Courtesy of Ed Barks

By: Zoe Bernardi, Community Editor

It’s 1983. Microsoft Word is a new invention. President Ronald Reagan is serving in office. Ed Barks graduated from USM with a degree in Political Science and a minor in Economics.

Barks, originally from New Britain, Connecticut and was the first person in his family to graduate college.

He says he didn’t follow the “typical path.” Rather than jumping into college after graduating from high school, Barks decided to work. He worked in radio broadcasting at WBLM. “Now, that was the greatest job a 20-something-year-old could ever hope to have,” he said.

Once he finished his career in the radio world, he moved to Portland for school. Bouncing around numerous rentals in the city, “such is the life of a nomadic college student.” Barks said he lived on “St. John Street, Roberts Street, and Washburn Avenue” Barks said. He enjoyed being “so close to campus in a wonderful neighborhood.”

When Barks wasn’t in class or at his apartment, he was running meetings for the Political Science Majors Association where he served one year as president.

Then came 1983, Barks senior year. He graduated summa cum laude with a BS in Political Science and a minor in Economics. “Those disciplines helped me sharpen my research and writing skills — skills that are invaluable in professional life,” he said.

After that Barks left the campus and entered post-grad life. While he was still at USM he was given the opportunity to have an internship while in school he knew a few people in Washington DC and decided to move down there.

His summer internship was with Sen. George Mitchell in his Capitol Hill office. Sen. Mitchell wrote a foreword for Barks’ first book later on. “I have the late Professor Oliver Woshinsky, who later in life became a fast friend, to thank for that,” he said. Professor Woshnisky worked at USM for over 30 years in the Political Science department. He passed away earlier in May 2019.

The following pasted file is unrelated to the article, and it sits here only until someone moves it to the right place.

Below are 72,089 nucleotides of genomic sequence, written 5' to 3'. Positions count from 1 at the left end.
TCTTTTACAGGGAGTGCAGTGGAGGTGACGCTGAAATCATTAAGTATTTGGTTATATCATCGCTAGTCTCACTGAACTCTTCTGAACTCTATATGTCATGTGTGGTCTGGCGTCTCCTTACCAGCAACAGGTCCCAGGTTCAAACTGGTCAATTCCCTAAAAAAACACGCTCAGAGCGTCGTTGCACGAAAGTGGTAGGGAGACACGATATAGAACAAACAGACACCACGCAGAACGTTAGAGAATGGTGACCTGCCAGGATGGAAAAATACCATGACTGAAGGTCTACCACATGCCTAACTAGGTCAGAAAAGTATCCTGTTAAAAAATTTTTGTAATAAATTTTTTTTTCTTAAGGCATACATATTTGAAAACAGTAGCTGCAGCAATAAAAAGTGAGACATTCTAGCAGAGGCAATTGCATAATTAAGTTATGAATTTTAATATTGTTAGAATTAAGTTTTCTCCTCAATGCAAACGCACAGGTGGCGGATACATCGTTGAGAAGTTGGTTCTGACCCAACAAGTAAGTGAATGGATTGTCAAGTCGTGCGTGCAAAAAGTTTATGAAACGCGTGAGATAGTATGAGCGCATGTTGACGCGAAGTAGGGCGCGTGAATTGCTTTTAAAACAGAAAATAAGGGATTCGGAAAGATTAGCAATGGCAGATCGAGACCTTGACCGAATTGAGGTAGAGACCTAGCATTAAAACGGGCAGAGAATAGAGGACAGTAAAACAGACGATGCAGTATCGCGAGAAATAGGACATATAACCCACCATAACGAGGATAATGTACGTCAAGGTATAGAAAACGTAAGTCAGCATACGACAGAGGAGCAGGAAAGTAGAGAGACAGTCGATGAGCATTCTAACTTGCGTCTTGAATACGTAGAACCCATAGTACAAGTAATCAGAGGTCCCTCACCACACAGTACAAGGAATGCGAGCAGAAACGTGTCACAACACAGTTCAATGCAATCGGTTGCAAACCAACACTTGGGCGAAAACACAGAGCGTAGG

After graduation, Barks moved to Washington D.C. with fellow alumna and wife Celeste Heath “By now you could call me an inside-the-Beltway creature — and that’s a good thing,” he said.

Barks has been the president of Barks Communication for more than two decades. Where he is “providing communications and public affairs strategy consulting services to large companies and associations.” He is also a very successful author.

Writing and publishing, “A+ Strategies for C-Suite Communications: Turning Today’s Leaders into Tomorrow’s Influencers and the second edition of The Truth About Public Speaking: The Three Keys to Great Presentations were published in 2019.” He says, “to show what a lasting impact professor can have upon students, I dedicated A+ Strategies for C-Suite Communications to Professor Woshinsky all those years after studying with him.”

Since being out of USM now for 36 years Barks reflections in what he wishes he knew about post-grad life. He says, “It’s important to recognize that it can be highly beneficial to go out in the world and experience things before entering college.” He continues with, “I took my studies much more seriously after a few years in the working world. That approach may not fit everyone, but it can be a good idea for many.”

The time Barks spent working at radio broadcasting helped him understand what he wanted to do in the future. Having real-life experiences made it clearer for what his future goals would be and what he wanted to accomplish. “working in radio broadcasting, having a great time while learning to communicate more effectively” says Barks.

Barks took his time to figure out what he wanted, rather than running to school and figuring it out there. He wanted to experience the world and do something fun when he was 20. He says “never let anyone shove you into a box. For example, if you don’t connect with a certain professor, change instructors if possible or drop the course — or find a way to study your way independently while still meeting the course requirements.”

This advice Barks gives deals with issues students still have, he also adds, “it doesn’t necessarily mean that you’re a bad student or the professor is a dud; it may just be a poor match for whatever reason.”

Secondly, he says, “push, push, push to get what you want. You’re paying good tuition money. The faculty and staff are here to serve you, not the other way around.”

He ends by saying, “I strongly believe that you can get as good an education at USM as at any other university. It’s all up to you. Granted, you have to work harder to identify top-shelf research, but it can be done. After graduation, the fact you have to be more diligent gives you an edge over those who know nothing but a privilege.”


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